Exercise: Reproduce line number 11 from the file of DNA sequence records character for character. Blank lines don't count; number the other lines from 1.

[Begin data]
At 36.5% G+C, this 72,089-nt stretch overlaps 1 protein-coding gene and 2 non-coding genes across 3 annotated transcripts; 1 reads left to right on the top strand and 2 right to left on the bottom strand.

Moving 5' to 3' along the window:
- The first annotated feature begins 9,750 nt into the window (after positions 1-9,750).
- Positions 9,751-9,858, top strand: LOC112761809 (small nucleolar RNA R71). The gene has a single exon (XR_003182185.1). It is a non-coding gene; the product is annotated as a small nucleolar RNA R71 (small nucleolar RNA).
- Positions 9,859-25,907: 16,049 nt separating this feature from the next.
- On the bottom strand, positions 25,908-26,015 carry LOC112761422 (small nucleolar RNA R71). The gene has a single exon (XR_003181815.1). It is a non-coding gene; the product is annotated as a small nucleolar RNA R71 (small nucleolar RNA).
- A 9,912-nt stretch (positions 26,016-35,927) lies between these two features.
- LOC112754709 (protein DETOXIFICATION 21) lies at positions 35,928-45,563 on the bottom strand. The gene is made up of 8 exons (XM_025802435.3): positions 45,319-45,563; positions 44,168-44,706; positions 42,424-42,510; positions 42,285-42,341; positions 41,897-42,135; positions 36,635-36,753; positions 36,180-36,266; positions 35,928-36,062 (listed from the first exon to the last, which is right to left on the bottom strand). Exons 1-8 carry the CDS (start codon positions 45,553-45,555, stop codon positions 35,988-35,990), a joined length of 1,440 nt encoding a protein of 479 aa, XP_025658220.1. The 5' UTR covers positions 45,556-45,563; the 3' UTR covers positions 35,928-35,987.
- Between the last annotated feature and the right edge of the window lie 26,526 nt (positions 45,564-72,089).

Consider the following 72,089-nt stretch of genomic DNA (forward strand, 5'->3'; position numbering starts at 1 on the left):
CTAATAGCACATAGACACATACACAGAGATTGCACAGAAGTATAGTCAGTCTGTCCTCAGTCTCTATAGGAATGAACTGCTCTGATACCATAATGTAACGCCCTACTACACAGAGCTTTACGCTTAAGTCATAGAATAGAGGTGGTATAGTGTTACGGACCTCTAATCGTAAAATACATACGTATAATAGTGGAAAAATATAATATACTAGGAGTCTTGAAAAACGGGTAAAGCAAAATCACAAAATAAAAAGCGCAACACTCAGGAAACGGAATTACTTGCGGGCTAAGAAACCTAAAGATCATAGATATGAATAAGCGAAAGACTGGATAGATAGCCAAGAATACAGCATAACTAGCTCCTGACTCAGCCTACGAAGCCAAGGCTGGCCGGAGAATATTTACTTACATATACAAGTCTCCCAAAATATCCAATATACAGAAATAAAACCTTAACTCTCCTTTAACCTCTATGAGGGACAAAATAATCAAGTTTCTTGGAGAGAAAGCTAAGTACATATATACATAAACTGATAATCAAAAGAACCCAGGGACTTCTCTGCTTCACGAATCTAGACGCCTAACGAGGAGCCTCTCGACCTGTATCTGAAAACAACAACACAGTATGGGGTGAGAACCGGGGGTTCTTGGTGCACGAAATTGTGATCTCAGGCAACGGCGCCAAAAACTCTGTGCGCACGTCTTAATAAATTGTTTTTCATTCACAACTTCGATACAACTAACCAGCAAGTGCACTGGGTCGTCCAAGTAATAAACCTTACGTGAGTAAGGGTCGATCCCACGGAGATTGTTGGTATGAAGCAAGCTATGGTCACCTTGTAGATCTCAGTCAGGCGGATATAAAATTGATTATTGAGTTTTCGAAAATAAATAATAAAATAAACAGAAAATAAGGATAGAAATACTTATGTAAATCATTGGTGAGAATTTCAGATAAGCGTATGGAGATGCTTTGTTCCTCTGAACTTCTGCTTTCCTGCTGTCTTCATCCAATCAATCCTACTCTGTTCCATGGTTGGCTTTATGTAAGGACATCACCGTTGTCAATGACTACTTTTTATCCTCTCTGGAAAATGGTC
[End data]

CTAATAGCACATAGACACATACACAGAGATTGCACAGAAGTATAGTCAGTCTGTCCTCAGTCTCTATAGGAATGAACTGCTCTGATACCATAATGTAACGCCCTACTACACAGAGCTTTACGCTTAAGTCATAGAATAGAGGTGGTATAGTGTTACGGACCTCTAATCGTAAAATACATACGTATAATAGTGGAAAAATATAATATACTAGGAGTCTTGAAAAACGGGTAAAGCAAAATCACAAAATAAAAAGCGCAACACTCAGGAAACGGAATTACTTGCGGGCTAAGAAACCTAAAGATCATAGATATGAATAAGCGAAAGACTGGATAGATAGCCAAGAATACAGCATAACTAGCTCCTGACTCAGCCTACGAAGCCAAGGCTGGCCGGAGAATATTTACTTACATATACAAGTCTCCCAAAATATCCAATATACAGAAATAAAACCTTAACTCTCCTTTAACCTCTATGAGGGACAAAATAATCAAGTTTCTTGGAGAGAAAGCTAAGTACATATATACATAAACTGATAATCAAAAGAACCCAGGGACTTCTCTGCTTCACGAATCTAGACGCCTAACGAGGAGCCTCTCGACCTGTATCTGAAAACAACAACACAGTATGGGGTGAGAACCGGGGGTTCTTGGTGCACGAAATTGTGATCTCAGGCAACGGCGCCAAAAACTCTGTGCGCACGTCTTAATAAATTGTTTTTCATTCACAACTTCGATACAACTAACCAGCAAGTGCACTGGGTCGTCCAAGTAATAAACCTTACGTGAGTAAGGGTCGATCCCACGGAGATTGTTGGTATGAAGCAAGCTATGGTCACCTTGTAGATCTCAGTCAGGCGGATATAAAATTGATTATTGAGTTTTCGAAAATAAATAATAAAATAAACAGAAAATAAGGATAGAAATACTTATGTAAATCATTGGTGAGAATTTCAGATAAGCGTATGGAGATGCTTTGTTCCTCTGAACTTCTGCTTTCCTGCTGTCTTCATCCAATCAATCCTACTCTGTTCCATGGTTGGCTTTATGTAAGGACATCACCGTTGTCAATGACTACTTTTTATCCTCTCTGGAAAATGGTC